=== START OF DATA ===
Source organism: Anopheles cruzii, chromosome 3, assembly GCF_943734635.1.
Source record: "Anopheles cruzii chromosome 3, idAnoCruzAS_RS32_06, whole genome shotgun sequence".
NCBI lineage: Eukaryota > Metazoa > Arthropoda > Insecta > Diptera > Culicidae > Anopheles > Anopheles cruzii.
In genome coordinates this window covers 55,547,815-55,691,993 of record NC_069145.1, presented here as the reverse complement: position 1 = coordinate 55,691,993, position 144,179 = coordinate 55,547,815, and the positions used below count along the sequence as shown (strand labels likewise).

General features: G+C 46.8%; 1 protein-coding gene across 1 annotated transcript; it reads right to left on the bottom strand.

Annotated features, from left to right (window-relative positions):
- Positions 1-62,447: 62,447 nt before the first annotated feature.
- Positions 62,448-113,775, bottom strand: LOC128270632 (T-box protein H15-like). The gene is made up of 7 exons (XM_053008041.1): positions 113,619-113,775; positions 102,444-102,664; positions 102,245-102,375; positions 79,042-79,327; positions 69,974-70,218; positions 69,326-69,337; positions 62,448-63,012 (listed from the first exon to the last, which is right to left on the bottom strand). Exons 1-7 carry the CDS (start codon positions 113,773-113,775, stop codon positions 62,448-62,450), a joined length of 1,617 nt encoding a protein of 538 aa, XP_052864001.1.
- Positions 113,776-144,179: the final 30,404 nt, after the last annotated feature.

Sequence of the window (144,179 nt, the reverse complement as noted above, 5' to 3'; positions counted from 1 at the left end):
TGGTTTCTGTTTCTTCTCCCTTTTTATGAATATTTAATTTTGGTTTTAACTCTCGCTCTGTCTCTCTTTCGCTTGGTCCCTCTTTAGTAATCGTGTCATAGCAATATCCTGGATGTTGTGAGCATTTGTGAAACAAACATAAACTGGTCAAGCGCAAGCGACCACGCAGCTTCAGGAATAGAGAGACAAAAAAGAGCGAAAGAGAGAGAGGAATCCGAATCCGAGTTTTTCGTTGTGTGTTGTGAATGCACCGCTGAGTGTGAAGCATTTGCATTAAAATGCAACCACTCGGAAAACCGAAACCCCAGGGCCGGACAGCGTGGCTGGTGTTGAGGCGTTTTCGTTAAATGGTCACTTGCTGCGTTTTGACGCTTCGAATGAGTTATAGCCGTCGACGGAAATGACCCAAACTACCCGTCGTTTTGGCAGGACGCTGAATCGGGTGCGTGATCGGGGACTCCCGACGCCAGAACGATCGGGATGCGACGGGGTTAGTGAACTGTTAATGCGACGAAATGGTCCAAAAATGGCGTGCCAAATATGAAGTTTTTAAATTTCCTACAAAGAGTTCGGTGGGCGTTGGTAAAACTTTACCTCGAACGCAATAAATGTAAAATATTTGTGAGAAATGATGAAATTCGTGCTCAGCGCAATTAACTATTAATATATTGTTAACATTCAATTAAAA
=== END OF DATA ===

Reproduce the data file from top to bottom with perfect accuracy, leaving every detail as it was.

Source organism: Anopheles cruzii, chromosome 3, assembly GCF_943734635.1.
Source record: "Anopheles cruzii chromosome 3, idAnoCruzAS_RS32_06, whole genome shotgun sequence".
NCBI lineage: Eukaryota > Metazoa > Arthropoda > Insecta > Diptera > Culicidae > Anopheles > Anopheles cruzii.
In genome coordinates this window covers 55,547,815-55,691,993 of record NC_069145.1, presented here as the reverse complement: position 1 = coordinate 55,691,993, position 144,179 = coordinate 55,547,815, and the positions used below count along the sequence as shown (strand labels likewise).

General features: G+C 46.8%; 1 protein-coding gene across 1 annotated transcript; it reads right to left on the bottom strand.

Annotated features, from left to right (window-relative positions):
- Positions 1-62,447: 62,447 nt before the first annotated feature.
- Positions 62,448-113,775, bottom strand: LOC128270632 (T-box protein H15-like). The gene is made up of 7 exons (XM_053008041.1): positions 113,619-113,775; positions 102,444-102,664; positions 102,245-102,375; positions 79,042-79,327; positions 69,974-70,218; positions 69,326-69,337; positions 62,448-63,012 (listed from the first exon to the last, which is right to left on the bottom strand). Exons 1-7 carry the CDS (start codon positions 113,773-113,775, stop codon positions 62,448-62,450), a joined length of 1,617 nt encoding a protein of 538 aa, XP_052864001.1.
- Positions 113,776-144,179: the final 30,404 nt, after the last annotated feature.

Sequence of the window (144,179 nt, the reverse complement as noted above, 5' to 3'; positions counted from 1 at the left end):
TGGTTTCTGTTTCTTCTCCCTTTTTATGAATATTTAATTTTGGTTTTAACTCTCGCTCTGTCTCTCTTTCGCTTGGTCCCTCTTTAGTAATCGTGTCATAGCAATATCCTGGATGTTGTGAGCATTTGTGAAACAAACATAAACTGGTCAAGCGCAAGCGACCACGCAGCTTCAGGAATAGAGAGACAAAAAAGAGCGAAAGAGAGAGAGGAATCCGAATCCGAGTTTTTCGTTGTGTGTTGTGAATGCACCGCTGAGTGTGAAGCATTTGCATTAAAATGCAACCACTCGGAAAACCGAAACCCCAGGGCCGGACAGCGTGGCTGGTGTTGAGGCGTTTTCGTTAAATGGTCACTTGCTGCGTTTTGACGCTTCGAATGAGTTATAGCCGTCGACGGAAATGACCCAAACTACCCGTCGTTTTGGCAGGACGCTGAATCGGGTGCGTGATCGGGGACTCCCGACGCCAGAACGATCGGGATGCGACGGGGTTAGTGAACTGTTAATGCGACGAAATGGTCCAAAAATGGCGTGCCAAATATGAAGTTTTTAAATTTCCTACAAAGAGTTCGGTGGGCGTTGGTAAAACTTTACCTCGAACGCAATAAATGTAAAATATTTGTGAGAAATGATGAAATTCGTGCTCAGCGCAATTAACTATTAATATATTGTTAACATTCAATTAAAA